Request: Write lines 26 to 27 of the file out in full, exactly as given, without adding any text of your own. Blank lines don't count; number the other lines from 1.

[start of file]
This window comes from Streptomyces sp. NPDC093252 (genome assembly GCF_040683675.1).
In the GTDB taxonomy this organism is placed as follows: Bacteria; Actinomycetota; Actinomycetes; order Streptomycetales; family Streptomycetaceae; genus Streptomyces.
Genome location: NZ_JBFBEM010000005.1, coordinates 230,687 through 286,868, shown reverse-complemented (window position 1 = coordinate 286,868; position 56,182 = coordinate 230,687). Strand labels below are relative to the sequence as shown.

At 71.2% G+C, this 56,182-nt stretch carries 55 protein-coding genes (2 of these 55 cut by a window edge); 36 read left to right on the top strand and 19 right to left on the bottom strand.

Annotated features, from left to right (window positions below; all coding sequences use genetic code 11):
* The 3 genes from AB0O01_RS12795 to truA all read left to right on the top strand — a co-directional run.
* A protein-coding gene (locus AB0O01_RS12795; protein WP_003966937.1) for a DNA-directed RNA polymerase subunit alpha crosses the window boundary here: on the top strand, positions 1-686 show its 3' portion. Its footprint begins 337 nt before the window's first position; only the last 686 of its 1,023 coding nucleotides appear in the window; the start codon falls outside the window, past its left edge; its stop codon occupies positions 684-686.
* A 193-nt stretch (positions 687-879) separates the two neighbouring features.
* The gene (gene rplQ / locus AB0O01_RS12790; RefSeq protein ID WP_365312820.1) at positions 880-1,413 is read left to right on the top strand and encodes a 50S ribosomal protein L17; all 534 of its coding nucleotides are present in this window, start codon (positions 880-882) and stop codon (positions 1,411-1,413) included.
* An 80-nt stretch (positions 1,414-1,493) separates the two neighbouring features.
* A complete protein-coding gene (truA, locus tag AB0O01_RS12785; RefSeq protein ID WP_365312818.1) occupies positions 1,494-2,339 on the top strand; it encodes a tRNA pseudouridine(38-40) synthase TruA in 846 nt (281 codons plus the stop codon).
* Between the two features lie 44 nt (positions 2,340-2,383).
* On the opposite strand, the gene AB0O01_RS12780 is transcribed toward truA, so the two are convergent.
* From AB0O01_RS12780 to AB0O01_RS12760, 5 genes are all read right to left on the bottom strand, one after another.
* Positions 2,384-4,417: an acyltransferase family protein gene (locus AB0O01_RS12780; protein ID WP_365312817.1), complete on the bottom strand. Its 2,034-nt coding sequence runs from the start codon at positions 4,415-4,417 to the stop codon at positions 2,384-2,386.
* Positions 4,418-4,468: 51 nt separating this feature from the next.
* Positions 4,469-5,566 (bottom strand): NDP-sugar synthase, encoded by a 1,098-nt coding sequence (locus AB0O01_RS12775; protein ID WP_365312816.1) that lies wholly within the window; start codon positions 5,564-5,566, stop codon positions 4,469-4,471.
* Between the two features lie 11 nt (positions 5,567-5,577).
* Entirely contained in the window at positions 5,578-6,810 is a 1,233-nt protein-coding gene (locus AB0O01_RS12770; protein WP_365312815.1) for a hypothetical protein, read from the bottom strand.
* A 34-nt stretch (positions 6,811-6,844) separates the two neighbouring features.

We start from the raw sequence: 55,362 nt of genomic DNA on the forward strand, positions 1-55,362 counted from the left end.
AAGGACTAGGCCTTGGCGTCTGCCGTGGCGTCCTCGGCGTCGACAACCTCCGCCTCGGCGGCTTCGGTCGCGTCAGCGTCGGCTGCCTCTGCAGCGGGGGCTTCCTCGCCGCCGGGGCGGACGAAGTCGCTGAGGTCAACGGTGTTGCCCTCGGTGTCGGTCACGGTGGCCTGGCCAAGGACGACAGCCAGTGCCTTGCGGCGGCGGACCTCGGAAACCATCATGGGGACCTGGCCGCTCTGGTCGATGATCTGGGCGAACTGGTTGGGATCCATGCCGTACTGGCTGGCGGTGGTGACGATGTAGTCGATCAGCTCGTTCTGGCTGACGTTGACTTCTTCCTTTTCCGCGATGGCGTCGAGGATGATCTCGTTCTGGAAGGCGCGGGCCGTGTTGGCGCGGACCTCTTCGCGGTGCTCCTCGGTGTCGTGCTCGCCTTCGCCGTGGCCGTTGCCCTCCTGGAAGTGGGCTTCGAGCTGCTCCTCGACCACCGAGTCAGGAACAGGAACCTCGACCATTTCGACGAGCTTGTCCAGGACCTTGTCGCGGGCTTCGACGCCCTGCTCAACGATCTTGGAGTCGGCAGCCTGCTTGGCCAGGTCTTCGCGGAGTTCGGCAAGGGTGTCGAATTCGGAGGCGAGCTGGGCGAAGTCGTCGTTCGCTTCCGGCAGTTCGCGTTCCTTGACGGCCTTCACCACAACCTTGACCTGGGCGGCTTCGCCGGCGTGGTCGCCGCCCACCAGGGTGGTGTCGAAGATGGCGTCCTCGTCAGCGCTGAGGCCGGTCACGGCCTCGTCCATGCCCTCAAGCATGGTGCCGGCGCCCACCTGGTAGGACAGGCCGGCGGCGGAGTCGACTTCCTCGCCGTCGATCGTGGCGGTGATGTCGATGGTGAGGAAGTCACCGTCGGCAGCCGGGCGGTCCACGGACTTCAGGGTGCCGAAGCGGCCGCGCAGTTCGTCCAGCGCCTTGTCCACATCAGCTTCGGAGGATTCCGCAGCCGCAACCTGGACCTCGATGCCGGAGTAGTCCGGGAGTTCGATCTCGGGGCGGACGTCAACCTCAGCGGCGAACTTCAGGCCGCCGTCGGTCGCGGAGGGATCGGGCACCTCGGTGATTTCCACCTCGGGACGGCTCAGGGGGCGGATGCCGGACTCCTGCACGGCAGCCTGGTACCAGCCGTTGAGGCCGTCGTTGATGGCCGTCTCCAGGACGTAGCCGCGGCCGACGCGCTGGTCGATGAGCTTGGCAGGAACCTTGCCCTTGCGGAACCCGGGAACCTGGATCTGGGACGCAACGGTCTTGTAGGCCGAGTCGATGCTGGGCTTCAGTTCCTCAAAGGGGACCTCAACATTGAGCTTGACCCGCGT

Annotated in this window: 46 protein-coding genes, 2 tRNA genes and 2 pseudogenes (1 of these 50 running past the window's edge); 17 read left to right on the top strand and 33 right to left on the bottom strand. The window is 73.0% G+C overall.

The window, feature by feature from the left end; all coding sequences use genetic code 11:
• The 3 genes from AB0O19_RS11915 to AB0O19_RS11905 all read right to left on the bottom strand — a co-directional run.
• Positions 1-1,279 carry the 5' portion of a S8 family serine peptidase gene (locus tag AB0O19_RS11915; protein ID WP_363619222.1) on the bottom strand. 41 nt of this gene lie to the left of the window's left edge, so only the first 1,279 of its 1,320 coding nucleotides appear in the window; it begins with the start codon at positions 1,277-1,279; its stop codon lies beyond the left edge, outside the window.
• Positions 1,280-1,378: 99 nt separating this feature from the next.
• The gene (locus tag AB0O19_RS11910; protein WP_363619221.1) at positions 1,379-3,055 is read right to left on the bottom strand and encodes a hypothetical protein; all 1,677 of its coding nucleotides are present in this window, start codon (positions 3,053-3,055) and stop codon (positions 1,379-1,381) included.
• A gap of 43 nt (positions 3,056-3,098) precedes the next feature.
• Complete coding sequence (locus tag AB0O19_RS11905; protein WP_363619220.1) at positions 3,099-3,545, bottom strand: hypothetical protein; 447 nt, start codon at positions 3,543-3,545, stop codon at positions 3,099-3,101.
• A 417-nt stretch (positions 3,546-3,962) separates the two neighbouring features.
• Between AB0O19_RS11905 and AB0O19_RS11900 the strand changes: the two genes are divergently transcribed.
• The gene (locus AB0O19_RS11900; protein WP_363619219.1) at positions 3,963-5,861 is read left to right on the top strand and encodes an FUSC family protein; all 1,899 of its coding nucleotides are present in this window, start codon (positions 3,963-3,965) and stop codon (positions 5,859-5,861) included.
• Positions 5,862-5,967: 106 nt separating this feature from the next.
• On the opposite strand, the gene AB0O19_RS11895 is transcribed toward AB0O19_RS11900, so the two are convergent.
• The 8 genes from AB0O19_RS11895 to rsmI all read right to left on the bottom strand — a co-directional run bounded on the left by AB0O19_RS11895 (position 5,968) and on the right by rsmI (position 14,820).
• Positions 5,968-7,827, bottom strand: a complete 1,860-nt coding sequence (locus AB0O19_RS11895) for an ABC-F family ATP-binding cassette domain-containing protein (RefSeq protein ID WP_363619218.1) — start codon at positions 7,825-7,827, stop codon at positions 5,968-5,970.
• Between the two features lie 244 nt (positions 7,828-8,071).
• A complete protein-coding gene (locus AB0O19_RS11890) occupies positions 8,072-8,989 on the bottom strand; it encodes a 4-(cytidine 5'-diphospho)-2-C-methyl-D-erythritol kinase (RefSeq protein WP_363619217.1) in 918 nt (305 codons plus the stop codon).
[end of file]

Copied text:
• Positions 1-1,279 carry the 5' portion of a S8 family serine peptidase gene (locus tag AB0O19_RS11915; protein ID WP_363619222.1) on the bottom strand. 41 nt of this gene lie to the left of the window's left edge, so only the first 1,279 of its 1,320 coding nucleotides appear in the window; it begins with the start codon at positions 1,277-1,279; its stop codon lies beyond the left edge, outside the window.
• Positions 1,280-1,378: 99 nt separating this feature from the next.